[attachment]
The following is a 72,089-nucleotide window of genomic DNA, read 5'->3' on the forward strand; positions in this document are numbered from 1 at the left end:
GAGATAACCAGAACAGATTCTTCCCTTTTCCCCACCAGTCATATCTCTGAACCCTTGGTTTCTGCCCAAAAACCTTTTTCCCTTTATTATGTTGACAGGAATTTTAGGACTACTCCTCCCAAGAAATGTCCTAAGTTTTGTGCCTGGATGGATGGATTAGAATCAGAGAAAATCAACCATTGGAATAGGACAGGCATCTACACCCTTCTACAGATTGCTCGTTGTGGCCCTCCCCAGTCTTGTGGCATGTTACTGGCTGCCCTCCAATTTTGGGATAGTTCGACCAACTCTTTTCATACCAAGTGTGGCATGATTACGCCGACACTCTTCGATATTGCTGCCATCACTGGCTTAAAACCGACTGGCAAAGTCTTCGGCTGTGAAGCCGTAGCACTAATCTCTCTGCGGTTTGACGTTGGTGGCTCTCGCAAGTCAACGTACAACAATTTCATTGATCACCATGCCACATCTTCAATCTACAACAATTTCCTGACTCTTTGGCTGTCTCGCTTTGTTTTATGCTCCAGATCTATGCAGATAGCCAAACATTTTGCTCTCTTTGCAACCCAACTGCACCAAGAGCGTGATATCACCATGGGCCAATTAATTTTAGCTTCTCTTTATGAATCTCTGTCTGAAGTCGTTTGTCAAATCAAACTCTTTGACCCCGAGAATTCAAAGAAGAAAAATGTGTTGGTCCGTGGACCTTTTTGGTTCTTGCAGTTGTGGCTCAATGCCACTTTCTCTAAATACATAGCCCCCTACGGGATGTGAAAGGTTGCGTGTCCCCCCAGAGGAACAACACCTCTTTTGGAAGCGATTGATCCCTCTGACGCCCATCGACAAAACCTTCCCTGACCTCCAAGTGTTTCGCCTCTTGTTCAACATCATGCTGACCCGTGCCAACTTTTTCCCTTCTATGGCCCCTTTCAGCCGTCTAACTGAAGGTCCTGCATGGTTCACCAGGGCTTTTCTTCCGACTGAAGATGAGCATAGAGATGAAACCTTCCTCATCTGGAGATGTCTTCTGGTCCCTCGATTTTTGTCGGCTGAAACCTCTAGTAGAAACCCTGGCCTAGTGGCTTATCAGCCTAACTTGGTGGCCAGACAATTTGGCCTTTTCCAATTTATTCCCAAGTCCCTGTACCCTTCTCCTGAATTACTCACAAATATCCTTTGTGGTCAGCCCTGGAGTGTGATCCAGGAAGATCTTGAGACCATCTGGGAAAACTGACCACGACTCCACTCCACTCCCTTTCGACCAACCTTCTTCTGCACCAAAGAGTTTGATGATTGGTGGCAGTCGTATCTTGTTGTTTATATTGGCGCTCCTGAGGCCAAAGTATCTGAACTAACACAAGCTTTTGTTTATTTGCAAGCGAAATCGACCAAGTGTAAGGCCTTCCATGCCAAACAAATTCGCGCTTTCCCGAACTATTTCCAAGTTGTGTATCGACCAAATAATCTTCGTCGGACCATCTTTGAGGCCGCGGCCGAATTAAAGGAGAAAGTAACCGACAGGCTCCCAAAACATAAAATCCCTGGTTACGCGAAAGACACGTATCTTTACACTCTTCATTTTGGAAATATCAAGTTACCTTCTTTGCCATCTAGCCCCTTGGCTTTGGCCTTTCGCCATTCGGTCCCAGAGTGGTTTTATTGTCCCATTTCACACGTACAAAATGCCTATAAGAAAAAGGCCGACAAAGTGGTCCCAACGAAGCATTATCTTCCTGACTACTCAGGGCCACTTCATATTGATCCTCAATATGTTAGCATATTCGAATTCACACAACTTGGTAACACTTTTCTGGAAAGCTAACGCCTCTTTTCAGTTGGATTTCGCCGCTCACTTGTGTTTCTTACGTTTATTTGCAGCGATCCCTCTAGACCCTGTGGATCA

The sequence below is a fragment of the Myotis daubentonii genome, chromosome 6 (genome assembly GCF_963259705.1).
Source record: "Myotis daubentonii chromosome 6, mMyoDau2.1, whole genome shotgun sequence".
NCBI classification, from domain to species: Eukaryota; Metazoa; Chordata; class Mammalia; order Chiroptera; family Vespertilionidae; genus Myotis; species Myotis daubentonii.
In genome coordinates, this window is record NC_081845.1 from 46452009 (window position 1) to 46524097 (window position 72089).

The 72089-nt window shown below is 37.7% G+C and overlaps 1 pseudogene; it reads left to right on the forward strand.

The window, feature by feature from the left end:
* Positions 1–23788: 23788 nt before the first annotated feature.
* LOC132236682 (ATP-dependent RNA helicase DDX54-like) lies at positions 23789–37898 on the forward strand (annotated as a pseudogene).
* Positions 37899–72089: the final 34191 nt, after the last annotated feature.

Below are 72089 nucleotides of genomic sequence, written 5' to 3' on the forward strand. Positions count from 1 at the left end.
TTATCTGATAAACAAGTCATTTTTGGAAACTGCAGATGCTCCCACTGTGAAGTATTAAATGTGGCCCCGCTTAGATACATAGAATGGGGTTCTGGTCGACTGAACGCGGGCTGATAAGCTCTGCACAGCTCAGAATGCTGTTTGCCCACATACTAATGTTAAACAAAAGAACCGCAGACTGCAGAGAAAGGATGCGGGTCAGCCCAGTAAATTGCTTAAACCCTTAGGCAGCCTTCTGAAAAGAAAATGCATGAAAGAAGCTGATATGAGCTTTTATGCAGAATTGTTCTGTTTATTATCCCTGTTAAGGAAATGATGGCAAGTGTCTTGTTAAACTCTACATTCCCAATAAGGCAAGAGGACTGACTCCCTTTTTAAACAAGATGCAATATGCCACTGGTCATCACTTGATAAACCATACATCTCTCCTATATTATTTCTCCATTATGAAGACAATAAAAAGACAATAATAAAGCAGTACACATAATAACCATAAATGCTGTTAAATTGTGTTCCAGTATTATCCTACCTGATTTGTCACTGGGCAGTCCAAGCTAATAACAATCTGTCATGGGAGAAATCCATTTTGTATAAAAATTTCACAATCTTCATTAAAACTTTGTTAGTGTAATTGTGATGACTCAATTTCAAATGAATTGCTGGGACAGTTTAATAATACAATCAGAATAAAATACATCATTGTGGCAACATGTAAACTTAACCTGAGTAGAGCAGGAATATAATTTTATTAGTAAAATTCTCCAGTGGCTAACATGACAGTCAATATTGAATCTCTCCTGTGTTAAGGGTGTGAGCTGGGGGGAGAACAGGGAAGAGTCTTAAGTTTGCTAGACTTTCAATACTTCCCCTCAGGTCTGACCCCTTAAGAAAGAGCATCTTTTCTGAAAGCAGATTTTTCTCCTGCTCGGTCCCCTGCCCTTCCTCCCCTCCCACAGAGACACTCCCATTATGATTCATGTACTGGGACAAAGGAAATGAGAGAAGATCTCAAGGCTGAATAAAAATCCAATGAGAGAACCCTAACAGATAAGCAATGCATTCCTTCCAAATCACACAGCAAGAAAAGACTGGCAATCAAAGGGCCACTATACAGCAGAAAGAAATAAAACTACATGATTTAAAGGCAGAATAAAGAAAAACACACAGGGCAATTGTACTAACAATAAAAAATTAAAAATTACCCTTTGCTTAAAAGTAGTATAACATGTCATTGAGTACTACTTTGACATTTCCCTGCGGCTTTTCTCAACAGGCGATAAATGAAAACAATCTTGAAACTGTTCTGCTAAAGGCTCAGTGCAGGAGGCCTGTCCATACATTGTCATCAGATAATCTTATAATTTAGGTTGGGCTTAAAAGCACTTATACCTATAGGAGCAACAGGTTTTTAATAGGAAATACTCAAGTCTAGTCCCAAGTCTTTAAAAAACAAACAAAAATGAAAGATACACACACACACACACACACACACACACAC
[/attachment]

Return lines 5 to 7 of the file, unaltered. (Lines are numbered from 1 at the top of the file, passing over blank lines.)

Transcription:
NCBI classification, from domain to species: Eukaryota; Metazoa; Chordata; class Mammalia; order Chiroptera; family Vespertilionidae; genus Myotis; species Myotis daubentonii.
In genome coordinates, this window is record NC_081845.1 from 46452009 (window position 1) to 46524097 (window position 72089).

The 72089-nt window shown below is 37.7% G+C and overlaps 1 pseudogene; it reads left to right on the forward strand.